## anonymous 5 years ago the surface z=(x,y) has this line tangent to it: x=2+2t, y=1, z=-2+3t at the point (2,1,-2). Find f_x(2,1)

1. anonymous

What is f_x(2,1)

2. anonymous

Is it the derivative?

3. nowhereman

Do you mean the surface is $$(x,y, f(x,y))$$ and $$f_x = \frac{∂f}{∂x}$$?

4. anonymous

i meant f sub x , yes I believe it has to do with partial derivatives

5. nowhereman

Then it is $$\frac{3}{2}$$ because the tangent line is in x-direction.

6. anonymous

are you just taking coefficient in front of the t variable?

7. nowhereman

Yes.

8. anonymous

Okay, I'm still kind of lost as to the problem. I believe the first deriv the tangent line is 0 ? or something of that nature. I'm confused to what the answer is actually telling me.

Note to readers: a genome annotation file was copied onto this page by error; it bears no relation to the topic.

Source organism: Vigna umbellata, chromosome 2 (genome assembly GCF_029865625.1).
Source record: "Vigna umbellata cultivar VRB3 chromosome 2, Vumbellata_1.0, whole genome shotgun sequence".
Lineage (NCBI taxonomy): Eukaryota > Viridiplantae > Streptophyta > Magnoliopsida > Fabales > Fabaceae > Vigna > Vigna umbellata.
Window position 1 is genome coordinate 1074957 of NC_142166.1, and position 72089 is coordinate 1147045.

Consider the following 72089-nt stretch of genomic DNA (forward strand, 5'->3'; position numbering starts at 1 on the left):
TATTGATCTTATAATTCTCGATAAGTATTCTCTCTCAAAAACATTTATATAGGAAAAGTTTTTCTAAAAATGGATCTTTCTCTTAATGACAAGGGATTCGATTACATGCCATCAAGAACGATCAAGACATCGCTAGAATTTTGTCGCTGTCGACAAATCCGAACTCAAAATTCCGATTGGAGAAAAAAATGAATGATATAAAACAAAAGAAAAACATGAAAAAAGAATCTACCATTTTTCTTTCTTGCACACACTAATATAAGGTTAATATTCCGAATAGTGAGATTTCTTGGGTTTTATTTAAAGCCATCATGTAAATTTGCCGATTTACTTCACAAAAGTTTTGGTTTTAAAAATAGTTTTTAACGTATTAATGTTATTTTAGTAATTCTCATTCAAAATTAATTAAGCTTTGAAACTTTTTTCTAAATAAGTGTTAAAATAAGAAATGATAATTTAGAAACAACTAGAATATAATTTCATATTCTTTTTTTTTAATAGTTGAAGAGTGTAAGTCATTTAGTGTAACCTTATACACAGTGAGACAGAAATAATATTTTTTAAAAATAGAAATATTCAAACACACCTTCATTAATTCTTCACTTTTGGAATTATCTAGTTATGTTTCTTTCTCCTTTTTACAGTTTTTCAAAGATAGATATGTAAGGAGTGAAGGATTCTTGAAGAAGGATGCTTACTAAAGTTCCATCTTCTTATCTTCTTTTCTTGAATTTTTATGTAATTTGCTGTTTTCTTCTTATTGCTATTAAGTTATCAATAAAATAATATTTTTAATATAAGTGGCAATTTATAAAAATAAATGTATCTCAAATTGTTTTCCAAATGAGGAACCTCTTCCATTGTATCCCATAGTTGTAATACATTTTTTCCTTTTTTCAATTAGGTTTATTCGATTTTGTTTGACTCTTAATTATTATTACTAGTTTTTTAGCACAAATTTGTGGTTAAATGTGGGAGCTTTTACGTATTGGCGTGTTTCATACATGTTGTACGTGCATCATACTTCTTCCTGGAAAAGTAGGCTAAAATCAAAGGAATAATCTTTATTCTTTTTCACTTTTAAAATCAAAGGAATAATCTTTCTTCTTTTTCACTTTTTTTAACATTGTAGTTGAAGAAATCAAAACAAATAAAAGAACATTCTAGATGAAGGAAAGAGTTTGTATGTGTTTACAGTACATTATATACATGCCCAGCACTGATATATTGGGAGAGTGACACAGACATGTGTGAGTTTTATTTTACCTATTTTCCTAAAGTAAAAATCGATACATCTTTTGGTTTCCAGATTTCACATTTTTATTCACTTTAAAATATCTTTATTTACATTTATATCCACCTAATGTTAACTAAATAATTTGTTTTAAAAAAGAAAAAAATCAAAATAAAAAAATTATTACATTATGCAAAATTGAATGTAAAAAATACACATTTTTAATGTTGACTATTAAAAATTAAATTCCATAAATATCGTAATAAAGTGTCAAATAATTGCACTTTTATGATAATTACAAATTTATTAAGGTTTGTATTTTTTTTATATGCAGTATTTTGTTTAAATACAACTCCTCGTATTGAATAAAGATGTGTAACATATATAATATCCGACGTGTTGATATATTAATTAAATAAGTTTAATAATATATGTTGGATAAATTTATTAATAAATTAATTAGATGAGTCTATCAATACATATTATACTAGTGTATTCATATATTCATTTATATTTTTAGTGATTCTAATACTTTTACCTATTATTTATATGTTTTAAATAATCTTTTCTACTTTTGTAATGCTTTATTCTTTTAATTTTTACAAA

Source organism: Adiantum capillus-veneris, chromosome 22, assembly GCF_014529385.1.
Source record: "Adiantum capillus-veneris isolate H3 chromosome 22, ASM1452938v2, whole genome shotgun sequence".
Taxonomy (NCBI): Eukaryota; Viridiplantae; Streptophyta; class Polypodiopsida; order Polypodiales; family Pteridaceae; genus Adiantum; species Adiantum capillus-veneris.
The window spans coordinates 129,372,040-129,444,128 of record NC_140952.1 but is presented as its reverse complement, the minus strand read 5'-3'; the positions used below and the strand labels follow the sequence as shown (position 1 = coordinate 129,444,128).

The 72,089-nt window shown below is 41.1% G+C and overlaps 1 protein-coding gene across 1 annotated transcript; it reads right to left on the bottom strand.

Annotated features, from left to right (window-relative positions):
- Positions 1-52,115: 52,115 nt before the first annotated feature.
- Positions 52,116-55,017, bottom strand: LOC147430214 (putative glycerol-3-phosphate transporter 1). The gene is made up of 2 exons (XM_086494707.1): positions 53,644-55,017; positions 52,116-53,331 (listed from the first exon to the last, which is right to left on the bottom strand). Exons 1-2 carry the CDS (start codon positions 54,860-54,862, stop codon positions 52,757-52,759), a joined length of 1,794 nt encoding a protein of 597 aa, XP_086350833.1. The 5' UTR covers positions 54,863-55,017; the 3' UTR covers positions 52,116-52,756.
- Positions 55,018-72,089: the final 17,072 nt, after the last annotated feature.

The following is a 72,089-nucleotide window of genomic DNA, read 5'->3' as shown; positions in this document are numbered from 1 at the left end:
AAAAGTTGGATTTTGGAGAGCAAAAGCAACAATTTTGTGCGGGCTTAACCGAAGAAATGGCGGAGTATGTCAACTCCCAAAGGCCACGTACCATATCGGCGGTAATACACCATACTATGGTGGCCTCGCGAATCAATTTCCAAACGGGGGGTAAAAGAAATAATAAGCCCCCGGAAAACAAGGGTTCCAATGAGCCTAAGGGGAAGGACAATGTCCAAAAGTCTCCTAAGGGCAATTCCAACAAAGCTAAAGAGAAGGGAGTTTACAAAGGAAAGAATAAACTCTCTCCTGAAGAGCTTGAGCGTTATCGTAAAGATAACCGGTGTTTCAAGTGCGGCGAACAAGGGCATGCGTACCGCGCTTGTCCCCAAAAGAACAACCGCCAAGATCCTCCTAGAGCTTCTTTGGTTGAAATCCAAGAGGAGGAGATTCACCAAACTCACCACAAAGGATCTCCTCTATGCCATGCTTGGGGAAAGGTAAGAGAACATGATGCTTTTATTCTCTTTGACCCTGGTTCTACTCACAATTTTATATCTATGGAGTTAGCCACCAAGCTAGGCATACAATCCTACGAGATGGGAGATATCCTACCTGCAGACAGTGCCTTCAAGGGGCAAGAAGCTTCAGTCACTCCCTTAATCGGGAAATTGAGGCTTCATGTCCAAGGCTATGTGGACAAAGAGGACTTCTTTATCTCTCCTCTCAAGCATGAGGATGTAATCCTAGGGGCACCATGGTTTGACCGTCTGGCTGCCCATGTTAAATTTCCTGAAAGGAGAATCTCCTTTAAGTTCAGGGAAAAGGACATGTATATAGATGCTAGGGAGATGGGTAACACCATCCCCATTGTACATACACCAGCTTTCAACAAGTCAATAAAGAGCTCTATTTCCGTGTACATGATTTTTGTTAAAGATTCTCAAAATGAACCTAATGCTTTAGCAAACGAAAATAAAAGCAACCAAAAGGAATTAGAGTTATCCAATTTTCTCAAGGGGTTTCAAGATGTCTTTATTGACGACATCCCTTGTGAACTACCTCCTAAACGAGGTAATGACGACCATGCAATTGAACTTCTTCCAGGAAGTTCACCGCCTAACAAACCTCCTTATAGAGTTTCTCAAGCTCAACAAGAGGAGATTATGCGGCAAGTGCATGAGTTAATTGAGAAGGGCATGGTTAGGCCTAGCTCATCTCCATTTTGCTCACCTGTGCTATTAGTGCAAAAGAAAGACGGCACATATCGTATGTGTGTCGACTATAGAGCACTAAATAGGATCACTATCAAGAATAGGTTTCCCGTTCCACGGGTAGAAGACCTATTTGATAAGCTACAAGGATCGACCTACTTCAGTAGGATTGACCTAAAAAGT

9. anonymous

at the point$F_x (2,1)$ the tangent line is 3,2?

10. nowhereman

You see, the function is $$f: ℝ×ℝ→ℝ$$ and the tangent lines of the graph at a point $$(x,y)$$ are of the form $(x + d_xt,y + d_yt,f(x,y) + f_x(x,y)d_xt + f_y(x,y)d_yt)$ where $$(d_x, d_y)$$ is the direction of the argument. Here you can see, that $$d_x = 2$$ and $$d_y = 0$$ so you have $(x + 2t, y, f(x,y) + 2f_x(x,y)t)$ Then you only have to plug in the values for of the base coordinates and the function at that point.

11. amistre64

it gives you a point and a tangent line; determine the equation of the surface

12. amistre64

nowheres looks more technical :)